Below are projects that we are actively working on. As an adaptive organization, our work depends on the needs expressed by partners, and information gaps that we identify. This can mean that our project page doesn’t capture all of the things we are working on. If you are curious about our work, or want more information about what we do and who we work with, don’t hesitate to get in touch post [at] theengineroom [dot] org. We would be happy to talk more.
The engine room’s Responsible Data Program works with partners to develop and improve usable resources for activists, to effectively collect and use data for advocacy. Part of the Responsible Data Program, the Responsible Data Forum convenes activists, advocates, security thinkers, researchers and technology doers, for learning and building sprints. These sprints are designed to produce tools and resources that make it easier for activists and organizations to address ethical, security and privacy challenges when using data in advocacy.
In the Matchbox project, the engine room pairs up with tech-heavy transparency and accountability projects in Latin American and Southern Africa to provide strategic support and to matchmake with resources and expertise. This pilot project is designed to test a model of support that relies on demands from organizations and projects rather than offers of supply from support organizations.The Matchbox project is made possible by a generous grant from the William and Flora Hewlett Foundation.
The Social Tech Census is an online, searchable database of support for advocates around the globe looking to make better use of digital media and mobile phones. The Census identifies a variety of resources for the use of technology in advocacy. The Census was produced in 2012 with support from Oxfam Novib. If you have any questions about the resources that are included in the Census, don’t hesitate to get in touch.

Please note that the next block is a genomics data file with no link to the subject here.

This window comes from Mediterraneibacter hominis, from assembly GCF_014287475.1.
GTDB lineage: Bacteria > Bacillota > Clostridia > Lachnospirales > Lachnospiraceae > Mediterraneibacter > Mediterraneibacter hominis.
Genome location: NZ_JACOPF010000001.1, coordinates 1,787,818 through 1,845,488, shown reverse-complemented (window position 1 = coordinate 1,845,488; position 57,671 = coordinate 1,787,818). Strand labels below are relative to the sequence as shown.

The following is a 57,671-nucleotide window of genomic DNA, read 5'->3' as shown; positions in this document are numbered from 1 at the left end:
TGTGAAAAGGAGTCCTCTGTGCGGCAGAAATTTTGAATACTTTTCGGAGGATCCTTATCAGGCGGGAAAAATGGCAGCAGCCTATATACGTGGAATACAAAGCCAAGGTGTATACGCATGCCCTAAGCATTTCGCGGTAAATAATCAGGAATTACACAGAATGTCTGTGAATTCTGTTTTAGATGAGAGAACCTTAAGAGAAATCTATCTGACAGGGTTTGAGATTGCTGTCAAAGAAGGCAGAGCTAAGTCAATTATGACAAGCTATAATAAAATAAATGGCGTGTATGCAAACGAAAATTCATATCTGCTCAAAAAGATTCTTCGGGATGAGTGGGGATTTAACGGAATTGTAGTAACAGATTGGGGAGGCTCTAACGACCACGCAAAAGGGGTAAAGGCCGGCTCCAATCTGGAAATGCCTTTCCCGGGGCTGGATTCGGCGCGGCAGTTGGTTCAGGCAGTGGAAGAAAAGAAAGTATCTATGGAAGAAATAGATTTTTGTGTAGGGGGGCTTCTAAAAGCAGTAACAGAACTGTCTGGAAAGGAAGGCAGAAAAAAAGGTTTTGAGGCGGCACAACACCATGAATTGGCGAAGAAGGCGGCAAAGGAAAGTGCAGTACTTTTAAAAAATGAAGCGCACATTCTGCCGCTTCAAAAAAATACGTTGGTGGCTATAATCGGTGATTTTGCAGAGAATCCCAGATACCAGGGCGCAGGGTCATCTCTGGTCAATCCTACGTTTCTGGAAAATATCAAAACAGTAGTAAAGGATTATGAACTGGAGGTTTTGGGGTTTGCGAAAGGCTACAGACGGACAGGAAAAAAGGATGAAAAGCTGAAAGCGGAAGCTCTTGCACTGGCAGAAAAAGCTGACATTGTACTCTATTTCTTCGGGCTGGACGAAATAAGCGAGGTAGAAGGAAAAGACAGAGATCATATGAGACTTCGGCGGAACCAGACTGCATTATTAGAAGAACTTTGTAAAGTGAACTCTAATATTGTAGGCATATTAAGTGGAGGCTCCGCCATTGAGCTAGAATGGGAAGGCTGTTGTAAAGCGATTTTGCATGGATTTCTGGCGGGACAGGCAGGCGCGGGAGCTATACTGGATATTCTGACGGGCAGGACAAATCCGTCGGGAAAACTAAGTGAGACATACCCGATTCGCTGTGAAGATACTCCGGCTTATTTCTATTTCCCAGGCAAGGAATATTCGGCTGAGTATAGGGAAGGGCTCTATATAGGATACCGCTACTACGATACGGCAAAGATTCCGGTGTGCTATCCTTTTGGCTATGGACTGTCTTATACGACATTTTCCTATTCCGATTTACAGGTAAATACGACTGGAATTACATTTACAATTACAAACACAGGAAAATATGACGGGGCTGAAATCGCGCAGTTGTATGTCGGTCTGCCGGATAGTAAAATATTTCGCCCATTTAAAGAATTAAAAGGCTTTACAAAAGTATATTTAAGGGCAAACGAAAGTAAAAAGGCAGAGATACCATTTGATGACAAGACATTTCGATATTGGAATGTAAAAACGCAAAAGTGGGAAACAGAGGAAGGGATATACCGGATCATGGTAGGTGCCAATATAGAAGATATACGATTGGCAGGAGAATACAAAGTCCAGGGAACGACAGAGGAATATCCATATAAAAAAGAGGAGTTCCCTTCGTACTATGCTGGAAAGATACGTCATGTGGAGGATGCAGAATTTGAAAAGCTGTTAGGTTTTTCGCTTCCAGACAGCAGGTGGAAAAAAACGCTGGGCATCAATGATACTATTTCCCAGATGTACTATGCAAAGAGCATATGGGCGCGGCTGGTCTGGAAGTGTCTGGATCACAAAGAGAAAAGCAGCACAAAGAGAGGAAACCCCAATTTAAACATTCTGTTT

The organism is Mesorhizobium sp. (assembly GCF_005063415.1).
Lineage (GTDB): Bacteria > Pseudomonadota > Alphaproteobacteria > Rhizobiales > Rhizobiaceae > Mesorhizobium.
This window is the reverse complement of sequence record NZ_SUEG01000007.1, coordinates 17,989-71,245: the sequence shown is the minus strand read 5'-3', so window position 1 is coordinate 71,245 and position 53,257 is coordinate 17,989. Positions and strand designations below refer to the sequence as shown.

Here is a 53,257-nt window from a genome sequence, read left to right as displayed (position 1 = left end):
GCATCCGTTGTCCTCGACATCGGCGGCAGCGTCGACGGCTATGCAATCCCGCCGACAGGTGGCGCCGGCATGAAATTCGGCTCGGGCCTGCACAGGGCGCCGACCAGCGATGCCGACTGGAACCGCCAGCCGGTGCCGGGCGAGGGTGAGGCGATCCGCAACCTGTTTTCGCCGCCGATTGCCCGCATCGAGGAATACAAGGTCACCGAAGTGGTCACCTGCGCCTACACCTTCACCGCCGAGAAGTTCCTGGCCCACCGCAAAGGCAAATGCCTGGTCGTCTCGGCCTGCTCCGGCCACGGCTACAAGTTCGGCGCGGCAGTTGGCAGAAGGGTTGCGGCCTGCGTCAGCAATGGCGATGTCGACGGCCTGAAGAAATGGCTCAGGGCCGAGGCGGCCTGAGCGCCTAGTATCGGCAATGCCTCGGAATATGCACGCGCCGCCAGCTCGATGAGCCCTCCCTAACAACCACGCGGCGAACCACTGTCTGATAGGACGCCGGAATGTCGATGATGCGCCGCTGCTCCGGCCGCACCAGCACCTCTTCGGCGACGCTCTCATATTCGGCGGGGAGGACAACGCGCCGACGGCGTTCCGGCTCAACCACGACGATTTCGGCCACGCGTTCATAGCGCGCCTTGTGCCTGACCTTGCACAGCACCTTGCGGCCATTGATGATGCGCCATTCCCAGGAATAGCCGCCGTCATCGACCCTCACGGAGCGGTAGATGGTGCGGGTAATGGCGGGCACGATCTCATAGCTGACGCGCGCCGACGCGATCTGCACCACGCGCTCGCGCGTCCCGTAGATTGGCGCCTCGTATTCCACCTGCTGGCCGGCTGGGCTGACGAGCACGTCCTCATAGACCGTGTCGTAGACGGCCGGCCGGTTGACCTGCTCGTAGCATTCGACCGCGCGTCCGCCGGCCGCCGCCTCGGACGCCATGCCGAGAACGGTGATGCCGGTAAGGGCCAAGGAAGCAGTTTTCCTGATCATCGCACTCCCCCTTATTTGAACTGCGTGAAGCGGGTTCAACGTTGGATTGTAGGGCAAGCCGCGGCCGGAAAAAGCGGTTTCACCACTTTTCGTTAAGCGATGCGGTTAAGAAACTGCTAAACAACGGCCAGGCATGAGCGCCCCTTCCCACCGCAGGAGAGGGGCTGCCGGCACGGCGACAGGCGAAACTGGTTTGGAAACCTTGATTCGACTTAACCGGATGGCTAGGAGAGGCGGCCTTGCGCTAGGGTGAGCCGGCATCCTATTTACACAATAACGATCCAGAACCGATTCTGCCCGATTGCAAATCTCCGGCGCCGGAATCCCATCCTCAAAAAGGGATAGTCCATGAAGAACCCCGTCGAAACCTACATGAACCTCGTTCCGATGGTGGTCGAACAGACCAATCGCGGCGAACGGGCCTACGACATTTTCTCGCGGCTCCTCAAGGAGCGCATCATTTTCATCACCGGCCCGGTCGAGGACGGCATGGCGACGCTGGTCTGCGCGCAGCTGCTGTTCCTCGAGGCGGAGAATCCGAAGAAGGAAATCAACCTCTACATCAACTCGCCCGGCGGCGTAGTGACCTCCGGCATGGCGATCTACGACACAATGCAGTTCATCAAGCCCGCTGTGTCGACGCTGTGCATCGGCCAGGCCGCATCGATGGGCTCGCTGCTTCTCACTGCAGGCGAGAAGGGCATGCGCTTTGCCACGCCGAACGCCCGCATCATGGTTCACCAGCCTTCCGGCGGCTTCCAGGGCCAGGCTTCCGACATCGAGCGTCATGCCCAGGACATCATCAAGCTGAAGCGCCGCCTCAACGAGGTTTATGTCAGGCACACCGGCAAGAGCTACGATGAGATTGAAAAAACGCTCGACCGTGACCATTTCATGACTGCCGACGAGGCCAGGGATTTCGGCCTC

The engine room is working with partners in Accountability Lab in Liberia, Pawa 254 in Kenya, and The Network Society in South Africa to conduct research to better understand of how ICT tools are adopted by transparency and accountability projects. This research will produce a framework that can be used by organizations making decisions about how to integrate technology into their work. We will also explore the role and utility that standardized approaches can have for transparency and accountability projects. This project is funded by the Making All Voices Count initiative. The photo featured was taken by Orafrik Production.
Strategic Support Partnerships
A big piece of our work is providing direct support to organizations who are looking to build their technology, support, and advocacy strategies. These projects are driven by the partners’ needs and center on the partner organization’s success (rather than any one particular project deliverable).
The engine room is working with WeGov to find new projects and identify trends in how technology is being used for increased government transparency and accountability. As part of this project, we are producing in-depth columns and reports and we are liveblogging events that are of special relevance to the role of technology in transparency and accountability.
Recognizing the increasing role played by technology in anti-corruption campaigns, the Transparency International Secretariat partnered with the engine room to provide direct, dedicated and in-depth support to national chapters.
The engine room supported the Independent Review Mechanism for Norway’s commitments under the Open Government Partnership, by facilitating civil society consultations and contributing to the production of the final report.
To better understand how trainings in digital security work and how they can be improved, the engine room is conducting a qualitative study by interviewing support organizations and participants of training of trainers, or ToTs.
The first empirical global data set on technology and civil society, TechScape aims to inform and enhance the work of international support organizations, trainers, donors, policy makers, academics and journalists.
A series of data sets – quantitative and qualitative – on the media behavior and engagement of protesters, coordinators and international spectators behind the Egyptian uprising of 2011.